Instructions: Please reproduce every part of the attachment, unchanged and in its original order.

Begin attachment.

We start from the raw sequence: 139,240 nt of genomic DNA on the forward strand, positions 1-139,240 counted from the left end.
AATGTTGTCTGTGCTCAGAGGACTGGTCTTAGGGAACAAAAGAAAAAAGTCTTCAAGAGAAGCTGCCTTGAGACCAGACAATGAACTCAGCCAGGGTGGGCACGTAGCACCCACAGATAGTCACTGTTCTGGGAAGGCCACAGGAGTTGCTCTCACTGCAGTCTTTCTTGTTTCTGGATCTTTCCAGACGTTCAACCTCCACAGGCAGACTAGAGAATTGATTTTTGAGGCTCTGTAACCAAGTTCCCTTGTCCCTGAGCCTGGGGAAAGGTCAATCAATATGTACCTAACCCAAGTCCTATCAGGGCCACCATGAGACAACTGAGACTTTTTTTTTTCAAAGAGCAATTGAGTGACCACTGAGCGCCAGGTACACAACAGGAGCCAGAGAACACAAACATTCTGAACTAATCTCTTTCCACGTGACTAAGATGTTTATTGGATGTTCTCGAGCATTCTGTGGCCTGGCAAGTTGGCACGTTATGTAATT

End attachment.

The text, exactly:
We start from the raw sequence: 139,240 nt of genomic DNA on the forward strand, positions 1-139,240 counted from the left end.
AATGTTGTCTGTGCTCAGAGGACTGGTCTTAGGGAACAAAAGAAAAAAGTCTTCAAGAGAAGCTGCCTTGAGACCAGACAATGAACTCAGCCAGGGTGGGCACGTAGCACCCACAGATAGTCACTGTTCTGGGAAGGCCACAGGAGTTGCTCTCACTGCAGTCTTTCTTGTTTCTGGATCTTTCCAGACGTTCAACCTCCACAGGCAGACTAGAGAATTGATTTTTGAGGCTCTGTAACCAAGTTCCCTTGTCCCTGAGCCTGGGGAAAGGTCAATCAATATGTACCTAACCCAAGTCCTATCAGGGCCACCATGAGACAACTGAGACTTTTTTTTTTCAAAGAGCAATTGAGTGACCACTGAGCGCCAGGTACACAACAGGAGCCAGAGAACACAAACATTCTGAACTAATCTCTTTCCACGTGACTAAGATGTTTATTGGATGTTCTCGAGCATTCTGTGGCCTGGCAAGTTGGCACGTTATGTAATT